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Conserving Quires for the Choirs

A comparison between five medieval manuscripts

By project conservator Angelica Anchisi

During my first year on the Carnegie Project, I had the opportunity to work on a group of five 15th-century manuscripts, mostly antiphonaries (choir books), ranging in size from 40×30 cm (TCD MS 101) to 54x38cm (TCD MS 77).

Three of the manuscripts (TCD MSS 77, 78 and 79) presented themselves, as is the case of a large number of other manuscripts from this period, in a typical 18th-century binding that had been “Executed for the College in 1741-1744 by the shop of John Exshaw of Dublin in speckled calf”; whether the original contemporary binding had been discarded during this process, or if the manuscripts had already been rebound before 1741, it’s difficult to say.

What is certain is that the contemporary medieval binding was replaced with a typical 18th-century full leather structure with hemp sewing supports laced-into laminated boards. At a later stage all three of the manuscripts were rebacked in the early 1900s with the use of poor-quality leather.

The other two manuscripts in the group (TCD MSS 100 and 101), purchased by Trinity in 1835, had “escaped” the re-binding frenzy of the 18th century and still conserved their medieval covers with alum tawed sewing supports laced into timber boards, and fore-edge clasps.

Each of the three manuscripts rebound in the 18th century, presented pretty much the same kind of damage: the weakening and/or breaking of the sewing along the middle of the spine, the leather from the reback also failed along the same line, detachment of one or both boards, and damage and deformation of the vellum pages. This kind of structural damage being completely understandable considering the size and the weight of the manuscripts.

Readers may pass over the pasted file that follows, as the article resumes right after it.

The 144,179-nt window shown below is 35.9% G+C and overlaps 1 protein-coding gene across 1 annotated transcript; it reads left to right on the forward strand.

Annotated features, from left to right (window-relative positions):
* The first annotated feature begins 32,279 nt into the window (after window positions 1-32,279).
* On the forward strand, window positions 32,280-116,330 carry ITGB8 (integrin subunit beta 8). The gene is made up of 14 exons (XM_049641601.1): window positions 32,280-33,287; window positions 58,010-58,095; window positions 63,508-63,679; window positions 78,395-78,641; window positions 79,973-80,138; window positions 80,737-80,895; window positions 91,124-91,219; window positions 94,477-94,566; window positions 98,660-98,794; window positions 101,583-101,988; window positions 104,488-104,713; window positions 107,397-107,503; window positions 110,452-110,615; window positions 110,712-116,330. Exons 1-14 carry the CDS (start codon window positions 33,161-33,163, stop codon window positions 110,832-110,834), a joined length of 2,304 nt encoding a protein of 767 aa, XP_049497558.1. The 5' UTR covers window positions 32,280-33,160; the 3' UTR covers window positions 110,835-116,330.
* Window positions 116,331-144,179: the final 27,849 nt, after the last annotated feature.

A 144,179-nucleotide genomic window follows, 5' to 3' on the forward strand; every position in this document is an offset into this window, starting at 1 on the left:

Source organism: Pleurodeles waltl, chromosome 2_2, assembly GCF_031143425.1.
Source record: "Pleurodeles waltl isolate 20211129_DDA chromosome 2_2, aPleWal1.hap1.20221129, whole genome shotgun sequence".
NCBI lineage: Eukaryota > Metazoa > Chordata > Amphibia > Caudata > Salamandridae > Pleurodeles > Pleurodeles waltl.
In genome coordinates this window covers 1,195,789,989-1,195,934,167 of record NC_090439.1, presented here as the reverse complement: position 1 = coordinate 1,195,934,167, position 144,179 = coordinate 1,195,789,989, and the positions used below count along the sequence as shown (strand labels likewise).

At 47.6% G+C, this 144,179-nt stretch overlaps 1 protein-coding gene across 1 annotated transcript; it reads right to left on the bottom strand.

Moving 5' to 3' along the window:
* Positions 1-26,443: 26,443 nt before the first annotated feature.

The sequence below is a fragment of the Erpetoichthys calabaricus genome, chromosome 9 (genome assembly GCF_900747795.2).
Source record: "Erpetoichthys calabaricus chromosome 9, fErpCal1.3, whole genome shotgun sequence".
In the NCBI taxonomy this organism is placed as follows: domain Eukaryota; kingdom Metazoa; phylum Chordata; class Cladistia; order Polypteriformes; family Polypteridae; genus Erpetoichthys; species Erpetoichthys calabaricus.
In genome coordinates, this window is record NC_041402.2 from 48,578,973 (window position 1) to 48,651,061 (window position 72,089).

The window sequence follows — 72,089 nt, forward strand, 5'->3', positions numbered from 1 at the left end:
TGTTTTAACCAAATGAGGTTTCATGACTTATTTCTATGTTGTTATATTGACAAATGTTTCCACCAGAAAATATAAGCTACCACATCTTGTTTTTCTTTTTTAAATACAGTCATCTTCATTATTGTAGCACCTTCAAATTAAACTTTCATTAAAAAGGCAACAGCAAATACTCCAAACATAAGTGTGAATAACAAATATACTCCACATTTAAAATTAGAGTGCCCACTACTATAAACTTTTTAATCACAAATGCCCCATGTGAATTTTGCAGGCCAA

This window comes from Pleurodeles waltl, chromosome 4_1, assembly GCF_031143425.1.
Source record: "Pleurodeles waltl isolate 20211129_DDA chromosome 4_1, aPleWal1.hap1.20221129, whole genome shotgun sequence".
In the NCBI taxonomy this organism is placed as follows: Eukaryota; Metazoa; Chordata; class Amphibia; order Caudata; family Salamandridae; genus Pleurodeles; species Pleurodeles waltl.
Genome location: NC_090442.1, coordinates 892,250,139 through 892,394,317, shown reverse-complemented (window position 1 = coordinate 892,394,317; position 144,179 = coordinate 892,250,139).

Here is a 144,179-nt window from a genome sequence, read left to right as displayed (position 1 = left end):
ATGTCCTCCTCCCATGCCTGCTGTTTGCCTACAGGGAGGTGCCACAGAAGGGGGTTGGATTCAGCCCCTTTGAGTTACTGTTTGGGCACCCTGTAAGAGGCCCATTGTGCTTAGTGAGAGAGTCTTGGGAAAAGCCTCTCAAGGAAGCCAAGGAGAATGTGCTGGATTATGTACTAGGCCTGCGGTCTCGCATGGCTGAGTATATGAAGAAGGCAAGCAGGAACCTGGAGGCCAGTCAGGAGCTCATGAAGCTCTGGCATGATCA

The treatment, took about 24/25 days for TCD MSS 77 and 79, and 38 days in the case of MS 78; conservation involved cleaning of the spine after removal of the old leather and lining, the consolidation of the sewing and sewing supports, and reattachment of the boards followed by rebacking with new leather. In the case of TCD MS 77 new boards were made and laced-on, the book was then rebound in a quarter leather binding.

The most “time consuming” part of the treatment was the consolidation and the repair of the pages. All three manuscripts, especially TCD MSS 77 and 78, presented a fair amount of deformation and creasing of the vellum, mostly in the first and last section, that had resulted in tears and losses. The only way to bring the vellum back to an acceptable condition and to make the consolidation and repair process easier and more straightforward, was to remove the damaged sections from the bookblock, lightly humidify, and pin them under tension, so as to ease the level of deformation.

It is evident that the majority of the damage on the pages, especially in the case of TCD MS 78, derived from having been exposed to water and to an unsuitable environment in the past; but it is also safe to assume that the binding was too light and unable to keep the parchment from reacting to fluctuations in temperature and humidity, allowing its movement, and therefore its creasing and deformation over time.

This theory is proven by comparing TCD MSS 77, 78 and 79 to MSS 100 and 101 which, as already stated, had been kept in their original medieval binding with heavy timber boards and clasps.

In the case of these last two manuscripts, the damage was limited to the weakening and/or breaking of the alum tawed sewing supports along the front joint; a fairly common issue due to the repeated movement of opening/closing of the book, combined with the weight of the timber boards. The treatment therefore was minimal, taking 16 days for TCD MS 100 and 6 days for TCD MS 101, and only involved the consolidation of the sewing supports.

The pages, kept in check by the heavy boards and the clasps, were free of damage and creases and were in almost perfect condition; no intervention whatsoever was needed and even the dry cleaning of the bookblock was mostly superfluous due to the protective nature of the binding.

While it is commonly acknowledged that past rebindings are now part of the history of the book and, if still functioning, should be preserved as much as possible (for example by only rebacking and consolidating the structure instead of rebinding the whole volume); it’s still quite safe to assume that the loss of the contemporary bindings and in time, of the will, and skills, to reinstate them, has weighted quite heavily on the correct preservation of these, and many other medieval manuscripts.

By Angelica Anchisi

Conservator Manuscripts for Medieval Studies Project.

The ‘Manuscripts for Medieval Studies’ project is supported by Carnegie Corporation of New York.

This project is part of the Virtual Trinity Library programme to conserve, catalogue, digitise, and promote the Library’s unique collections, making them accessible to a global audience, from schoolchildren to scholars.

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